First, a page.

A NEW school building for Skibbereen’s Gaelscoil has been given the green light.
The school, which is now 21 years old, is currently in pre-fabs on the current Rossa College site.
The good news was relayed to the school staff when Minister of State at the Department of Education, Damien English TD, visited the town last week.
He confirmed that the site for Gaelscoil Dr Uí Shúilleabháin’s new build will also be on the Rossa College site.
The secondary school and is currently being transferred from the Cork ETB to the Department of Education, as Rossa College is due to merge with two other local schools, to form a new campus on a greenfield site, in September 2016.
The gaelscoil has been looking for a permanent building for many years and has been accommodated in temporary pre-fab structures for almost all of its existence. Minister English was accompanied by local Fine Gael TD Jim Daly, who was the former principal at the school, prior to his election as a TD for West Cork.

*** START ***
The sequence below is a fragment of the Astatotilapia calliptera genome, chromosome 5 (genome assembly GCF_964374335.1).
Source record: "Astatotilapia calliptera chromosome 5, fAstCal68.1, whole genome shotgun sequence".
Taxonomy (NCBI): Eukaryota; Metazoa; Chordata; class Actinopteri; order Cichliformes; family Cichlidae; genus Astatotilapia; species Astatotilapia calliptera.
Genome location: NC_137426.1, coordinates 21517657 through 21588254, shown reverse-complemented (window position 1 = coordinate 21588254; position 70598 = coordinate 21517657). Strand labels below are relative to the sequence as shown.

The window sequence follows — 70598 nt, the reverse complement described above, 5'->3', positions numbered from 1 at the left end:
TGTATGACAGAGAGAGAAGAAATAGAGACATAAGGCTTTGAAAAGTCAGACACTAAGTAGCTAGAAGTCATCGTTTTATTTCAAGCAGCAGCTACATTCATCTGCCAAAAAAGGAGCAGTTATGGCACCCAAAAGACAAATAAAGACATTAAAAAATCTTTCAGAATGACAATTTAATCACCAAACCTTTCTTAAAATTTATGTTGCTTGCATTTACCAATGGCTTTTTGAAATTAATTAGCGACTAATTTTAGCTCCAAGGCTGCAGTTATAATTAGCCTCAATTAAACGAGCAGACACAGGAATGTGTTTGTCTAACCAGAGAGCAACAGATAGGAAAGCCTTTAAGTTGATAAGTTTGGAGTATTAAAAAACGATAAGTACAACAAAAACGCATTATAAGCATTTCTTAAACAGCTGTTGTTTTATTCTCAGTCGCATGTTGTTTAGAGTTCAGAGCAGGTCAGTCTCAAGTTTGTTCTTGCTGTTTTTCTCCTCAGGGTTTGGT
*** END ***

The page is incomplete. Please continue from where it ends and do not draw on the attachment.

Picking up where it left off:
Minister English confirmed to The Southern Star that the Department of Education has agreed to the building of a four-classroom new school building, with appropriate ancillary accommodation. It will include a general purpose room, library and resource area, a multi-purpose room and office space. The new development will make provision for up to 70% expansion on the current enrolment.
Minister Damien English said that when the school signs up for the new proposals, his Department will begin the next steps to secure planning and proceed to tender and then construction. Deputy Daly expressed his delight at what he described as very long overdue but nonetheless ‘welcome good news’ for parents, students and staff.
‘I tried to progress this project as Principal Teacher over a decade ago when money was plentiful and development taking place at every cross roads but to no avail. I am so happy for the school community to see this dream finally become a reality. Investment in our young people and their education system will reap multiple dividends for generations to come,’ he said.